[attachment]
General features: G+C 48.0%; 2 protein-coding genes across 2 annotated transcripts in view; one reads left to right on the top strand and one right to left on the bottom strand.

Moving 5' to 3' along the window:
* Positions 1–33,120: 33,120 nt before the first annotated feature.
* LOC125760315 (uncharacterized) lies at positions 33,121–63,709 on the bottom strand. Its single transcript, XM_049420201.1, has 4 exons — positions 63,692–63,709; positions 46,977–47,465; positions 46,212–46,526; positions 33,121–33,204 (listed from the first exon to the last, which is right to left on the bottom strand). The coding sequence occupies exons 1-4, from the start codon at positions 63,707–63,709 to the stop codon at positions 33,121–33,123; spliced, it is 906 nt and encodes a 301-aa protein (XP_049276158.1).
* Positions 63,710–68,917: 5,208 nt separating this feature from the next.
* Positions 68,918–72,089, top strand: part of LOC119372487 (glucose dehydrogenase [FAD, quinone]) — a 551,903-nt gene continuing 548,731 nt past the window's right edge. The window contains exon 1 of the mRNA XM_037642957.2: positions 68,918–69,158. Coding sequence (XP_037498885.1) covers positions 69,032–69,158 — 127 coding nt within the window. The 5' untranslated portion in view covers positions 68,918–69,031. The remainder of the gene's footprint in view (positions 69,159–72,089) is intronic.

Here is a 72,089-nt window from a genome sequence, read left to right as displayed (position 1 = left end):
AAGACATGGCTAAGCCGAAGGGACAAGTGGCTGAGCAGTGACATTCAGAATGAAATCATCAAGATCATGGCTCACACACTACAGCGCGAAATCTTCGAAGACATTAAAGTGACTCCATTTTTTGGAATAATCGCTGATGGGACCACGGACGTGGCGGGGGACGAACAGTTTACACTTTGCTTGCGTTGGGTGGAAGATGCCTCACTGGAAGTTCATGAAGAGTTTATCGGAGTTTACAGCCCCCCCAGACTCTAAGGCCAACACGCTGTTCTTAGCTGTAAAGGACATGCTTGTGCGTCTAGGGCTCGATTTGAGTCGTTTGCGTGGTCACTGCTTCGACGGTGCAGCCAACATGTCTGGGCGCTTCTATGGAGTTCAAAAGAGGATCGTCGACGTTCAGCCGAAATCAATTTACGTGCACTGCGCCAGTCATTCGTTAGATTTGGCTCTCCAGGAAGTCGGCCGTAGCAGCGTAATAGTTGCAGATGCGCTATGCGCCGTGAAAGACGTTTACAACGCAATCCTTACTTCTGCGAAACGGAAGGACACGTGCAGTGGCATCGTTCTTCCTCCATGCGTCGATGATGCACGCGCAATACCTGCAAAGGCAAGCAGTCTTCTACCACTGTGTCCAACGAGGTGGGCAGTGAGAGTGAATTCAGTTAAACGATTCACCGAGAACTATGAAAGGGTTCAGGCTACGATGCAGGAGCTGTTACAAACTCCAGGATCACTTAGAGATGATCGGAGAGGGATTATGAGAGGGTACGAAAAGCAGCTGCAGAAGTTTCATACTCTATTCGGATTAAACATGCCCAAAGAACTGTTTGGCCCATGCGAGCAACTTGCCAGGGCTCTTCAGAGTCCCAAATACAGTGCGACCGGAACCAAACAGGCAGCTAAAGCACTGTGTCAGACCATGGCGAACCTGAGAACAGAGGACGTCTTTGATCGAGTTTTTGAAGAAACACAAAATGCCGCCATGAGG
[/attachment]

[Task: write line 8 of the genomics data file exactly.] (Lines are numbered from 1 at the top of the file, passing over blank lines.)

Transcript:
AAGACATGGCTAAGCCGAAGGGACAAGTGGCTGAGCAGTGACATTCAGAATGAAATCATCAAGATCATGGCTCACACACTACAGCGCGAAATCTTCGAAGACATTAAAGTGACTCCATTTTTTGGAATAATCGCTGATGGGACCACGGACGTGGCGGGGGACGAACAGTTTACACTTTGCTTGCGTTGGGTGGAAGATGCCTCACTGGAAGTTCATGAAGAGTTTATCGGAGTTTACAGCCCCCCCAGACTCTAAGGCCAACACGCTGTTCTTAGCTGTAAAGGACATGCTTGTGCGTCTAGGGCTCGATTTGAGTCGTTTGCGTGGTCACTGCTTCGACGGTGCAGCCAACATGTCTGGGCGCTTCTATGGAGTTCAAAAGAGGATCGTCGACGTTCAGCCGAAATCAATTTACGTGCACTGCGCCAGTCATTCGTTAGATTTGGCTCTCCAGGAAGTCGGCCGTAGCAGCGTAATAGTTGCAGATGCGCTATGCGCCGTGAAAGACGTTTACAACGCAATCCTTACTTCTGCGAAACGGAAGGACACGTGCAGTGGCATCGTTCTTCCTCCATGCGTCGATGATGCACGCGCAATACCTGCAAAGGCAAGCAGTCTTCTACCACTGTGTCCAACGAGGTGGGCAGTGAGAGTGAATTCAGTTAAACGATTCACCGAGAACTATGAAAGGGTTCAGGCTACGATGCAGGAGCTGTTACAAACTCCAGGATCACTTAGAGATGATCGGAGAGGGATTATGAGAGGGTACGAAAAGCAGCTGCAGAAGTTTCATACTCTATTCGGATTAAACATGCCCAAAGAACTGTTTGGCCCATGCGAGCAACTTGCCAGGGCTCTTCAGAGTCCCAAATACAGTGCGACCGGAACCAAACAGGCAGCTAAAGCACTGTGTCAGACCATGGCGAACCTGAGAACAGAGGACGTCTTTGATCGAGTTTTTGAAGAAACACAAAATGCCGCCATGAGG